The Adam Park Project

Artifacts

Bullet degradation

Item Information:

Catalogue Number: See Report No 8 Source: TAPP Archaeology Surveys Location: No8 Adam Park Report No: Report No.8 Artifact Type: Ammunition Production Date: 2011-02-17 00:00:00 Dimensions of Item: See Report 8 Copyright with The Adam Park Project

Other Description:

When considering the weight of the bullets recovered during the survey at house No.17 it was noted that there was diverse range. The maximum weight recorded was 11.4g with 10 bullets (12%) weighing in at over 11g and 8 bullets (9.4%) between 10 and 11g. The minimum weight of a complete bullet was 3.2g. There was however a spread of weights in between these two extremes. This inferred that there was an ongoing deterioration in the weight of the bullet rather than a distinct change in typology. A number of theories were put forward for this phenomena however the most likely cause is that the bullet was subject to intense heat.

Historic Context:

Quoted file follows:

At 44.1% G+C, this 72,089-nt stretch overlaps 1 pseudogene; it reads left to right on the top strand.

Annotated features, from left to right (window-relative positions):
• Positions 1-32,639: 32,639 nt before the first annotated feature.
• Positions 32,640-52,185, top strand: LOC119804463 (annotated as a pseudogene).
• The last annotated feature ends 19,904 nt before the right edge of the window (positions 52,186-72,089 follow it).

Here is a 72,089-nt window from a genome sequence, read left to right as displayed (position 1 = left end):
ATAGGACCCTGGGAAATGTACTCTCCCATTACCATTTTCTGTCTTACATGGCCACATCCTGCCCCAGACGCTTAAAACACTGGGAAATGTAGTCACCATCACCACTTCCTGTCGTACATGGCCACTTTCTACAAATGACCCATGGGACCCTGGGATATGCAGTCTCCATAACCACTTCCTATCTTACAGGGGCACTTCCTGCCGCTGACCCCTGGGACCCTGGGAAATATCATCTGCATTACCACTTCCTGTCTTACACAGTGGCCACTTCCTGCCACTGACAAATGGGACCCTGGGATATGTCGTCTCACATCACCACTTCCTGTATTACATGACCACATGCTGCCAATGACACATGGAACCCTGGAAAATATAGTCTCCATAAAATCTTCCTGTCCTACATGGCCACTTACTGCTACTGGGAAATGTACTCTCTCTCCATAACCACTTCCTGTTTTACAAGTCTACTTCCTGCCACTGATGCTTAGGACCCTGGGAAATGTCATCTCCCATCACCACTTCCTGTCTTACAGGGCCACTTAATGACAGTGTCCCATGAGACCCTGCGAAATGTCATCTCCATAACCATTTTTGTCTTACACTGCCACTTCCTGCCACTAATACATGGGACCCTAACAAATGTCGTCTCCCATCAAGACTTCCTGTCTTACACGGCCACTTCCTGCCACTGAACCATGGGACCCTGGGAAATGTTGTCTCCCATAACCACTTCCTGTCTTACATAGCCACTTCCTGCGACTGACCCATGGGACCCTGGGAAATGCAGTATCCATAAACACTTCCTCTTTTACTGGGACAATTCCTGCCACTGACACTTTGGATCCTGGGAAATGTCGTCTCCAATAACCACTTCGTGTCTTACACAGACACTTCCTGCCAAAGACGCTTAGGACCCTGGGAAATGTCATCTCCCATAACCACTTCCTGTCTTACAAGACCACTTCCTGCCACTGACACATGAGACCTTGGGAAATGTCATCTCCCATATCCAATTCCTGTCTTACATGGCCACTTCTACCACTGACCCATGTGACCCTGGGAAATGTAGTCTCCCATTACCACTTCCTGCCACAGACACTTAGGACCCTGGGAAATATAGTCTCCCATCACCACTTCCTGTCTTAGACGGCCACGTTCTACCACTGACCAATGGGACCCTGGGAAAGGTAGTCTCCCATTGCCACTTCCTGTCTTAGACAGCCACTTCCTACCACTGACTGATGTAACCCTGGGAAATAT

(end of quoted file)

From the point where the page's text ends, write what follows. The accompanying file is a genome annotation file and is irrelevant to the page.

A standard Mk VII .303 round used a 174grain (11.3g) Spitzer (pointed) bullet which provided a muzzle velocity of 2,440 ft / sec. Unlike other full metal jacket8 rounds the front third of the Mk VII was made out of aluminum (from Canada) or tenite (cellulosic plastic), wood pulp9 or compressed paper, instead of lead. This made the bullet tail heavy and made it tumble on impact thereby inflicting considerably more damage than the standard round. In spite of this the round was legal according to the terms of the Hague Convention. These bullets were found in a areas where equipment had been left after the fighting or in locations known to have been associated with destruction caused by fire. This suggests that there was a concerted effort to destroy the ammunition sometime after the fighting or they rounds were caught in the the house No.17 when it was set alight at the end of the fighting in the evening of the 15th February. Bullets found at No.8 Adam Park with similar characteristics were also found in a deposit of black soot which suggests the bullets were burnt onsite.

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